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   xoxoxoBruce  Tuesday Dec 1 01:35 AM

Dec 1, 2009: Curtain Door

Not some college kid with an old shower curtain nailed over the doorway, or a slum shack with a curtain for a door. In this case, curtain door is a figure of speech, a technical description, because if you can afford this door, you ain't living in a slum, baby.



Neatorama points to the Emerging Architecture site, showing this prize winning door.

Quote:
The door alone to this diamond merchant’s residence in Surat, India, was judged enough to make it one of the four prize winners this year.
At 5.2m (17ft) high and 1.7m (5.6ft) wide, the door is comprised of 40 sections of 254mm (10inch) thick Burma teak. Each section is carved so that the door integrates 160 pulleys, 80 ball bearings, a wire-rope and a counter weight hidden within the single pivot.
I don't understand how 40 pieces, 10 inches thick, adds up to 17 feet, but that's what is says?

Quote:
Stacked one above the other in the closed position, each plank can then rotate by a simple push causing the door to reconfigure into a sinusoidal curve.
If the cops break his door down, it'll cost more to fix than his lawyer will.


SPUCK  Tuesday Dec 1 05:55 AM

Screwy looking house.



Aliantha  Tuesday Dec 1 06:22 AM

Maybe it's the thickness of the door? That'd be my guess.



Sheldonrs  Tuesday Dec 1 08:20 AM

Quote:
Originally Posted by xoxoxoBruce View Post
...If the cops break his door down, it'll cost more to fix than his lawyer will.
How much does it cost to get a lawyer fixed? And why do you know this?





glatt  Tuesday Dec 1 08:41 AM

It's a cool looking door, but doesn't look very weather tight. I can see light shining through the gaps on the sides, even where it's closed. It must be interior. The weather would come right through.



newtimer  Tuesday Dec 1 09:33 AM

Quote:
Originally Posted by xoxoxoBruce View Post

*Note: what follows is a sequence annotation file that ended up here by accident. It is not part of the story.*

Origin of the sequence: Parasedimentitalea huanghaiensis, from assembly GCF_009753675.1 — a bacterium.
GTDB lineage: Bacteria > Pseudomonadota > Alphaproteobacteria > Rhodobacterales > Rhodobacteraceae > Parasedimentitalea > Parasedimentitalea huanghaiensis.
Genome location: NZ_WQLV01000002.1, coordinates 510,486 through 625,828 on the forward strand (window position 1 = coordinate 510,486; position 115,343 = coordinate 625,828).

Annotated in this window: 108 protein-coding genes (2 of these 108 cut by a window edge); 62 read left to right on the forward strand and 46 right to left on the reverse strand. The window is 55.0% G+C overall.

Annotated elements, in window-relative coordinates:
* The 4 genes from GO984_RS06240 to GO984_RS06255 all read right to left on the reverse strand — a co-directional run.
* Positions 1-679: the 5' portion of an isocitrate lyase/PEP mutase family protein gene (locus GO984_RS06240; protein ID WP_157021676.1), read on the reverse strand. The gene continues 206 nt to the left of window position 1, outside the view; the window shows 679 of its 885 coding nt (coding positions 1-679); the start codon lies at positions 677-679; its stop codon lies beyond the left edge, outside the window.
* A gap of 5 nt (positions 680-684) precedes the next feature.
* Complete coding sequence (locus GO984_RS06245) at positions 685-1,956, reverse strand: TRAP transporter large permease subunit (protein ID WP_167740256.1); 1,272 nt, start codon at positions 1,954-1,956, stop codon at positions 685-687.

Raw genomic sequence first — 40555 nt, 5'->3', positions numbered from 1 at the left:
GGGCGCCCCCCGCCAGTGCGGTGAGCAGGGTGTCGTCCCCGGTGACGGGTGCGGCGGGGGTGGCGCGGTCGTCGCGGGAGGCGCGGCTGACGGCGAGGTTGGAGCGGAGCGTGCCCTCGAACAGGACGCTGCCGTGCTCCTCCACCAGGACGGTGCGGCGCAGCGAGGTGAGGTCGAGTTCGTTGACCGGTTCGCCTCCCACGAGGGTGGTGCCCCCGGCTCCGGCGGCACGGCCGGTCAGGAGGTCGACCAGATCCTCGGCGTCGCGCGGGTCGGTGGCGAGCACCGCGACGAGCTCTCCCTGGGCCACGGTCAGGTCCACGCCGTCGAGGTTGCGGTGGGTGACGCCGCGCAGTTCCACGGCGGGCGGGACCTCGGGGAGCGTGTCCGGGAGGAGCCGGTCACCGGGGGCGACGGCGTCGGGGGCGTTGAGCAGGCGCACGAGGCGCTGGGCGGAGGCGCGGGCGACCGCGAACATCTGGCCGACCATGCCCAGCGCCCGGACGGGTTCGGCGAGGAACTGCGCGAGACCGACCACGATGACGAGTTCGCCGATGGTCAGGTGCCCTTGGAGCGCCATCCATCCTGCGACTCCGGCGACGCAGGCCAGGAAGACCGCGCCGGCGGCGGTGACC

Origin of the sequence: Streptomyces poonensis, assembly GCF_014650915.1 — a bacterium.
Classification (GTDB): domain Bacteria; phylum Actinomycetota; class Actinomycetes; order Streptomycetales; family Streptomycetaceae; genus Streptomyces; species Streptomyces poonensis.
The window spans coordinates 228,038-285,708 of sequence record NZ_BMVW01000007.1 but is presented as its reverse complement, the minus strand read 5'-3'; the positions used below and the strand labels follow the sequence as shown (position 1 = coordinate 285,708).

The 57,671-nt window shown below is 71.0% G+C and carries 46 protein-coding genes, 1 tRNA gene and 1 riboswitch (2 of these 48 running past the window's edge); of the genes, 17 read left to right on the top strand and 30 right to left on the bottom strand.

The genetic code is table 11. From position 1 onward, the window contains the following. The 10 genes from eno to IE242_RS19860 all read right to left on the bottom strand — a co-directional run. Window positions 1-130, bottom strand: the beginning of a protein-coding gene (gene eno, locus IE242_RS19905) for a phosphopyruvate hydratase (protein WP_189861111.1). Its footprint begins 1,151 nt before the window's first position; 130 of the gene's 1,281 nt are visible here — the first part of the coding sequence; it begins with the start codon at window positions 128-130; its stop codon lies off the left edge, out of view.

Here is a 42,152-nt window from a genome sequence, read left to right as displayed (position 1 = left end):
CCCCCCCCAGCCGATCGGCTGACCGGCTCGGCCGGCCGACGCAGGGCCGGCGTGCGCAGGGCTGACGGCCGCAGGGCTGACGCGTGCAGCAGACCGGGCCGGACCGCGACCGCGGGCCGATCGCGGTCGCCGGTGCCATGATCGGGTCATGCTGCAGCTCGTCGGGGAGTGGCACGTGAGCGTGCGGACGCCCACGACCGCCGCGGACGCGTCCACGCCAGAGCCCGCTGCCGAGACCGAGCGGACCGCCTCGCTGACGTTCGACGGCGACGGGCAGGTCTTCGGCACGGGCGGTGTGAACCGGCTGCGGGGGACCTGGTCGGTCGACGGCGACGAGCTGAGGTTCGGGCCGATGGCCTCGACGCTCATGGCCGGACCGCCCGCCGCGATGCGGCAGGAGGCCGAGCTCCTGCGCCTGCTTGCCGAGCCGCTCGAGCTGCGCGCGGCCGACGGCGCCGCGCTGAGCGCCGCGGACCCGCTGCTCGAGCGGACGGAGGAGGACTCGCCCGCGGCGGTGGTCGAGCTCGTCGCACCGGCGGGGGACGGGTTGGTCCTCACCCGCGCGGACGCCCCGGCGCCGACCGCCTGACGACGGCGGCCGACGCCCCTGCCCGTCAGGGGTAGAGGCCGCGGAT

I don't understand how 40 pieces, 10 inches thick, adds up to 17 feet, but that's what is says?
Notice the beams are rectangular, not square. The thickness of each piece, hence the door, is 10". The height of each piece is about 5".

Or maybe it's some kind of metric feet. Stinkin' commies.


Pie  Tuesday Dec 1 10:46 AM

Quote:
Originally Posted by glatt View Post
It's a cool looking door, but doesn't look very weather tight. I can see light shining through the gaps on the sides, even where it's closed. It must be interior. The weather would come right through.
A lot of architecture in India is rather open. The climate favors breezes and central courtyards, open to the wind and rain.
Quote:
Originally Posted by Klaus-Peter Gast
The courtyards also take up an old Indian architectural motif whereby the courtyard provides light and air for the rooms directly in this hot climate, and people are able to spend time outside or inside according to the time of day. The courtyard is also the classical symbol of something shared, a place where people meet, spend time with each other and live together. This aspect is emphasised in the courtyard for the general public, which is placed immediately inside the entrance and constructed in the form of a Kund, a large area of stone steps. Here people spend their waiting time together almost as if in a state of communal meditation. A waiting area that would be completely inconceivable in Western culture functions as a “think tank” here, with the ambience of waiting stimulating communal reflection.



glatt  Tuesday Dec 1 11:15 AM

Quote:
Originally Posted by Pie View Post
A lot of architecture in India is rather open. The climate favors breezes and central courtyards, open to the wind and rain.
Good point. I didn't notice where it was.


monster  Tuesday Dec 1 11:30 AM

It's beautiful, but rather drowned by the big ugly walls. It's a cinderella curtain door.



SamIam  Tuesday Dec 1 02:10 PM

The site above also links to a series of extraordinary Nat'l Geographic pictures. http://www.boston.com/bigpicture/200...internati.html



glatt  Tuesday Dec 1 02:42 PM

Nice link.



kerosene  Tuesday Dec 1 06:11 PM

It looks beautiful but I still can't get my brain around how it is suppose to close.



ZenGum  Tuesday Dec 1 06:16 PM

Quote:
Originally Posted by Sheldonrs View Post
How much does it cost to get a lawyer fixed? And why do you know this?


... because we don't want them to breed.


monster  Tuesday Dec 1 10:11 PM

har har



xoxoxoBruce  Wednesday Dec 2 02:15 AM

Quote:
Originally Posted by case View Post
It looks beautiful but I still can't get my brain around how it is suppose to close.
Case, looking from the top, it would open like a fan or deck of cards. It stays attached at the top, and each piece of wood swings open a little further than the one above it.


Gravdigr  Wednesday Dec 2 06:28 AM

That's a reasonably cool door. But, I'm more interested in a door that will work in a 45 year old American Ranch, on a 1000 square foot budget.



xhaos01  Friday Dec 4 12:04 AM

WANT!!!



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